One trend Allidura Consumer, a Syneos HealthTM company, has been watching closely is how people are embracing simplicity—in ways big and small. Marie Kondo’s book The Life-Changing Art of Tidying Up is one of the first ways we saw this topic go mainstream, and it shows no signs of slowing down. According to the Simplicity Index, more than 64 percent of consumers are more likely to recommend or pay more for a brand if it offers simpler experiences. Why you ask?

In today’s 24/7 world, people are looking to save time – to get from point A to point B in the shortest, quickest way possible (Waze, anyone?) – so they can focus on what’s most important to them. If companies want to make an impact, they need a quick (and meaningful) entry point – one that will help make life easier but not disrupt people’s already busy lives. Think about it. If a new product complicates instead of simplifies your life, you’re not likely to recommend it to others. So what does this mean for marketers?

Whether you’re a food and beverage company, retail store or pharmaceutical company, simplicity must be an essential component of your communications strategy, and everyday vernacular. And it must be authentic to your brand voice (obviously!).

Here are some of our favorite examples. Who knows – maybe they’ll inspire your next campaign!

  • PUT SIMPLY. And not just with words. Healthcare can be a challenging topic full of acronyms, complex terms and confusing medical jargon. Health insurance plans can add to this complexity, and providers are looking to streamline the online experience for consumers, particularly for the 10,000 baby boomers who become eligible for Medicare each day. Kaiser Permanente’s Medicare health plan website  offers easy online enrollment; a Medicare Learning Center with checklists, FAQs and video library; and search function to find in-person seminars – all housed in a straightforward design with simple navigation anyone can follow. It’s a reassuring contrast for users daunted by this life stage and overwhelmed by other websites riddled with complex terminology and poor user experience. Kaiser’s site is one of 14 to receive “top benchmark” status from the Medicare WebWatch national certification.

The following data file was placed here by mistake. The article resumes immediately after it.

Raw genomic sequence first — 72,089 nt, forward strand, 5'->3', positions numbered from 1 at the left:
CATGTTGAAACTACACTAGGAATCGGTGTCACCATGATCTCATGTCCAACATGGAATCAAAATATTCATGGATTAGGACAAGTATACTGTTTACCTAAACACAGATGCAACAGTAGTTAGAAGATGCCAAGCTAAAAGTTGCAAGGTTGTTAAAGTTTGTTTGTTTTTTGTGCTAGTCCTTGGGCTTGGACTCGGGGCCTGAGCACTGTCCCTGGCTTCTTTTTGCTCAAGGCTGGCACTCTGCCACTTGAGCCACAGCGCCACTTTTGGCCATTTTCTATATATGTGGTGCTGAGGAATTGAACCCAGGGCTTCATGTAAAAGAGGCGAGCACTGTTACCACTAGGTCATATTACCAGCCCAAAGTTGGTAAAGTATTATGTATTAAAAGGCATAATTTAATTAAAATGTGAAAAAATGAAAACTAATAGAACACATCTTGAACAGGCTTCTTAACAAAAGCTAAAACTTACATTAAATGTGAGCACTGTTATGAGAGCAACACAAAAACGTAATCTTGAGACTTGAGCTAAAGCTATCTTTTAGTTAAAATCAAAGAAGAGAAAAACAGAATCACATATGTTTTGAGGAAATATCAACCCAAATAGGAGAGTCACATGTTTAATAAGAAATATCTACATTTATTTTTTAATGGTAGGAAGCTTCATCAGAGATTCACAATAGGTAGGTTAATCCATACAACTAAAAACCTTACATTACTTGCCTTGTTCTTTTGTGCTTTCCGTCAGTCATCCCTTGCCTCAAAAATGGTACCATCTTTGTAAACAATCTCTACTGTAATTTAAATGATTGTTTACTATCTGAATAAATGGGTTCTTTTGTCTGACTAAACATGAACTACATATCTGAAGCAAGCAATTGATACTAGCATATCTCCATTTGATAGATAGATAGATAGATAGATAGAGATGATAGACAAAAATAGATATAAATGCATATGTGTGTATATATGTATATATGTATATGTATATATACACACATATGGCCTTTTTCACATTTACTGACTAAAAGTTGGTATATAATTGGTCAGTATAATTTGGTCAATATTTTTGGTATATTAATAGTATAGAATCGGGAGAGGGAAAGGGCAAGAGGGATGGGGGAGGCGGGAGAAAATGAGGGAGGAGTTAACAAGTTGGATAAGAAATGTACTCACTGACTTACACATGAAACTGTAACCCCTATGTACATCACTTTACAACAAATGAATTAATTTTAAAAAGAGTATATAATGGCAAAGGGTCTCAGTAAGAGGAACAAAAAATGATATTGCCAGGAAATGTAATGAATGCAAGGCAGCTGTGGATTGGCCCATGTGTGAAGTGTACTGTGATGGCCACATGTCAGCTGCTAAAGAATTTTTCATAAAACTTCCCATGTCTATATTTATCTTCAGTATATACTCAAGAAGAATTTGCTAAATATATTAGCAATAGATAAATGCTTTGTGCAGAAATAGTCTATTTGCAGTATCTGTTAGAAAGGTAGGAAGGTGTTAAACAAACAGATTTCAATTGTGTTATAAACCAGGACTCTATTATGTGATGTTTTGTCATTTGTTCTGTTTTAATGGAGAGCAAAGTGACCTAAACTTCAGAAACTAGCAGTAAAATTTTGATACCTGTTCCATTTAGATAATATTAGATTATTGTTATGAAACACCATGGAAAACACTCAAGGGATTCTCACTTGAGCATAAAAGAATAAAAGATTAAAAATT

• RESTRUCTURE, LOSE THE CHAOS. Smartly-designed planners, like Simplified® by Emily Ley, can turn your daily chaos into swan-like elegance. Ley’s aesthetically pleasing tools provide easy prompts to help users focus and conquer their daily schedule, as well as list home to-dos and family obligations in one place. And the brand’s digital channels amplify and reinforce this by sharing creative ideas for decluttering distractions and organizing the most important things in your life. How can this apply to healthcare? Medications with stringent dosing schedules, for instance, could look to organized-driven brands for inspiration and/or partnership opportunities to help audiences fit their products into their lives seamlessly.
  • EASY AS 1, 2, 3. In the era of Blue Apron, Stitch Fix and Amazon Prime, there is no shortage of services that people pay for to simplify everyday tasks. Brands are noticing and finding creative ways for their consumers to “hack” mundane experiences. We loved a 2016 example from Ikea, in which the company sold Lovkit  cooking kits online to help people celebrate Valentine’s Day. Ikea ranked #5 on the 2017 Global Brand Simplicity Index so it’s not surprising these kits were “on-brand” with simple tools, ingredients and assembly instructions. And they helped people impress loved ones with delicious food without too much hassle—a delicious, life hack!
  • AT YOUR FINGERTIPS. Starbucks’ redesigned mobile app has received kudos for its simple interaction and highly personalized user experience. Common purchases are easy to reorder and stored information results in special offers, discounts and coupons. So if you drink mostly decaf, Starbucks will promote a new decaf option on its app when you enter its store—a useful prompt. This approach is paying off  with more store visits and spend.

About the Author:

Rose Anna Kaczmarcik, MPH, has more than ten years of experience in healthcare communications. Her public health mindset has proven invaluable to consumer, pharmaceutical, biotech, and non-profit organizations looking to reach and engage key influencers. She has extensive experience with corporate social responsibility (CSR), stakeholder engagement and public health advocacy. Rose Anna has a background in chemistry and healthcare ethics and received a Master of Public Health from Boston University.